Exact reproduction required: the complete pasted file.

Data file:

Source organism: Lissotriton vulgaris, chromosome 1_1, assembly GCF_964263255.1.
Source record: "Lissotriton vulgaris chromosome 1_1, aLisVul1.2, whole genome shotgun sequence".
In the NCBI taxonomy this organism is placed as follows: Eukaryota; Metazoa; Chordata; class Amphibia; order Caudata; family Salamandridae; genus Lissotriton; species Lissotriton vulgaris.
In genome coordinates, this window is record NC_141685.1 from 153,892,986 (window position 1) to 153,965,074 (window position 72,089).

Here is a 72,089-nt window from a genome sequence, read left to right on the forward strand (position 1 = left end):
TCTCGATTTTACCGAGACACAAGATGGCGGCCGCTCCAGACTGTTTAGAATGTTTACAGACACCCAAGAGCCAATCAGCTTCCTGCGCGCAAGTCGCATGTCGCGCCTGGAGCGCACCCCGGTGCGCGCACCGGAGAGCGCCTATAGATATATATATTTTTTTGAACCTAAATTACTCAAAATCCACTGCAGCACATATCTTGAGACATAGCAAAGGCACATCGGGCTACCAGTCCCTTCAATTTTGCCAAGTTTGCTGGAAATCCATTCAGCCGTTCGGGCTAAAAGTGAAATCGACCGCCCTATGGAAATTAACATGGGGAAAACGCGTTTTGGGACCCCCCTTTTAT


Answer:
Source organism: Lissotriton vulgaris, chromosome 1_1, assembly GCF_964263255.1.
Source record: "Lissotriton vulgaris chromosome 1_1, aLisVul1.2, whole genome shotgun sequence".
In the NCBI taxonomy this organism is placed as follows: Eukaryota; Metazoa; Chordata; class Amphibia; order Caudata; family Salamandridae; genus Lissotriton; species Lissotriton vulgaris.
In genome coordinates, this window is record NC_141685.1 from 153,892,986 (window position 1) to 153,965,074 (window position 72,089).

Here is a 72,089-nt window from a genome sequence, read left to right on the forward strand (position 1 = left end):
TCTCGATTTTACCGAGACACAAGATGGCGGCCGCTCCAGACTGTTTAGAATGTTTACAGACACCCAAGAGCCAATCAGCTTCCTGCGCGCAAGTCGCATGTCGCGCCTGGAGCGCACCCCGGTGCGCGCACCGGAGAGCGCCTATAGATATATATATTTTTTTGAACCTAAATTACTCAAAATCCACTGCAGCACATATCTTGAGACATAGCAAAGGCACATCGGGCTACCAGTCCCTTCAATTTTGCCAAGTTTGCTGGAAATCCATTCAGCCGTTCGGGCTAAAAGTGAAATCGACCGCCCTATGGAAATTAACATGGGGAAAACGCGTTTTGGGACCCCCCTTTTAT